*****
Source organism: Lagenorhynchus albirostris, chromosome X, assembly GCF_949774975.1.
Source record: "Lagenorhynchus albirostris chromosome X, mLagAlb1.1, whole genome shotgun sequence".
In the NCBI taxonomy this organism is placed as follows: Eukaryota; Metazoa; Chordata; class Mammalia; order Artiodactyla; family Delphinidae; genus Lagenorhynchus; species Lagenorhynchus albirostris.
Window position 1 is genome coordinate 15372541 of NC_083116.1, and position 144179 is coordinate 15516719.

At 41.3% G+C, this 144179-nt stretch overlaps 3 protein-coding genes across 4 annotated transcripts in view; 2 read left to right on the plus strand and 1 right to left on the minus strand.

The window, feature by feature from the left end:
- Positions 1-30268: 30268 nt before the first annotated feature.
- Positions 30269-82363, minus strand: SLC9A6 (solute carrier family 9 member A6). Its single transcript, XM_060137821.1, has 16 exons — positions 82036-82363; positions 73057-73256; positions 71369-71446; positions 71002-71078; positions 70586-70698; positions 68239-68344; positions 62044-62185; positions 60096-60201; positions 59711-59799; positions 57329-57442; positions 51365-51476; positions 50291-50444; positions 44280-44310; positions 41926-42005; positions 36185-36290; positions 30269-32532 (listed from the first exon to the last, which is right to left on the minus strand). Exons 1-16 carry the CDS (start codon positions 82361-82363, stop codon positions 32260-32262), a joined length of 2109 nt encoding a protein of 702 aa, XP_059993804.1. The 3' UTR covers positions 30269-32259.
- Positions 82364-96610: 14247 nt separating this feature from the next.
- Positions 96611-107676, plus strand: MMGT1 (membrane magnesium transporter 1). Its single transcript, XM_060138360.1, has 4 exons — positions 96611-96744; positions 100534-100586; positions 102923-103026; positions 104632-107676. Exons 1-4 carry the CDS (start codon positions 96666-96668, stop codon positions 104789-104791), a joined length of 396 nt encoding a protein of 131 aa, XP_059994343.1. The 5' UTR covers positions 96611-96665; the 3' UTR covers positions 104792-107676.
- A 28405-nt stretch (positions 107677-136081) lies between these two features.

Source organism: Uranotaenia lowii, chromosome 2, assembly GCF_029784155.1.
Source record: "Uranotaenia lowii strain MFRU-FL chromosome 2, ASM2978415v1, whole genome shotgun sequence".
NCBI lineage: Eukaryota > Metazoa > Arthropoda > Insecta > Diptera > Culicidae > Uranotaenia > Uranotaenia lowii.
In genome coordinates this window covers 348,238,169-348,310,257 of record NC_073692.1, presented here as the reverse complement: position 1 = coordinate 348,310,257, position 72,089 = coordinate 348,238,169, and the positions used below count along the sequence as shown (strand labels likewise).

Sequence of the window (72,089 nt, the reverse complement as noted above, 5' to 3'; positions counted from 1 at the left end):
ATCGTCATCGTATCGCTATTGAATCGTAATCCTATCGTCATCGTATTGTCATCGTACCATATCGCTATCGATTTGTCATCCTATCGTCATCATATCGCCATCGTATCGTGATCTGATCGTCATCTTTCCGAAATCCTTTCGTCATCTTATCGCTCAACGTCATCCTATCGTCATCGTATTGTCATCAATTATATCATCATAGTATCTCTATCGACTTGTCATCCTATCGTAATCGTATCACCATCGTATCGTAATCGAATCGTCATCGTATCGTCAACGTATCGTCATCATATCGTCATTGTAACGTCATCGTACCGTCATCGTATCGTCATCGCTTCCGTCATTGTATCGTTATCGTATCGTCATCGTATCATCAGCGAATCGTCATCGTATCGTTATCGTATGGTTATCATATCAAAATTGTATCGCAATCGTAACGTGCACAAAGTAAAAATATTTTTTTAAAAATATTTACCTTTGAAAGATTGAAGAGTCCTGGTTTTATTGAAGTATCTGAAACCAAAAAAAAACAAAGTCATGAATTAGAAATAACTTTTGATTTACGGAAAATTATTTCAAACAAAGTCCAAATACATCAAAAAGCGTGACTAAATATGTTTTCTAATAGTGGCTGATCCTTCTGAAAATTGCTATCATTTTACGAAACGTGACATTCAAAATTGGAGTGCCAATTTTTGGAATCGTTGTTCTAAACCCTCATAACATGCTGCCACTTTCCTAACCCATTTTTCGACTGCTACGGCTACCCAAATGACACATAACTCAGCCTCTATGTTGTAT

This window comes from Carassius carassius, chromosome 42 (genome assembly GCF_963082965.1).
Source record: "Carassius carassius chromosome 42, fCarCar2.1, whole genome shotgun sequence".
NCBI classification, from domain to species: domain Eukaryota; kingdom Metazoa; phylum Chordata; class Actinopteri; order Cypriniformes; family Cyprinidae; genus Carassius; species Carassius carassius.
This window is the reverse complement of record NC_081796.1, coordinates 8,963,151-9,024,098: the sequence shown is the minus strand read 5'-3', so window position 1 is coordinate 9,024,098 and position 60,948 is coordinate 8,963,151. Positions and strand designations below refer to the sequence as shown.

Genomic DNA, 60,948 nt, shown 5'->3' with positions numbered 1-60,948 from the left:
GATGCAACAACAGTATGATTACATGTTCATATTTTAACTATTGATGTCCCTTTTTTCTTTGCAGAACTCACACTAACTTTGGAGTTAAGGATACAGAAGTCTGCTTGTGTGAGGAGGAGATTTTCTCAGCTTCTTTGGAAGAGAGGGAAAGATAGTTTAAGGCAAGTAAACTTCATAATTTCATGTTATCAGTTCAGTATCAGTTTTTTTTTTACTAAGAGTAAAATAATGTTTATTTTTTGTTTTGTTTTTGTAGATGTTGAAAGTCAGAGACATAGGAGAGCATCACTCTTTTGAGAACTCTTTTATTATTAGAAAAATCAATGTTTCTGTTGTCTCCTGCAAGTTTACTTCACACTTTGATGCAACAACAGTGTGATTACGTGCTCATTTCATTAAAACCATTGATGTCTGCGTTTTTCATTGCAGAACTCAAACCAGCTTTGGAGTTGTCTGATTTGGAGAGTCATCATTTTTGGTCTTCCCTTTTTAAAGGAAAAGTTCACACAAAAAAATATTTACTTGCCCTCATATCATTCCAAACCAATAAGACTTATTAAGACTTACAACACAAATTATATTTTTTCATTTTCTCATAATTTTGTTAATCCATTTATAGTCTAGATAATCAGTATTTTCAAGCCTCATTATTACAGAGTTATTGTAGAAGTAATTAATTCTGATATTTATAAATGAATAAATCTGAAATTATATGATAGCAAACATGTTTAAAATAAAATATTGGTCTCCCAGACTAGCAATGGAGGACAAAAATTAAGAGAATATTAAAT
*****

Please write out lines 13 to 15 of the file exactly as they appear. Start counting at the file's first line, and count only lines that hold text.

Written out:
Source record: "Uranotaenia lowii strain MFRU-FL chromosome 2, ASM2978415v1, whole genome shotgun sequence".
NCBI lineage: Eukaryota > Metazoa > Arthropoda > Insecta > Diptera > Culicidae > Uranotaenia > Uranotaenia lowii.
In genome coordinates this window covers 348,238,169-348,310,257 of record NC_073692.1, presented here as the reverse complement: position 1 = coordinate 348,310,257, position 72,089 = coordinate 348,238,169, and the positions used below count along the sequence as shown (strand labels likewise).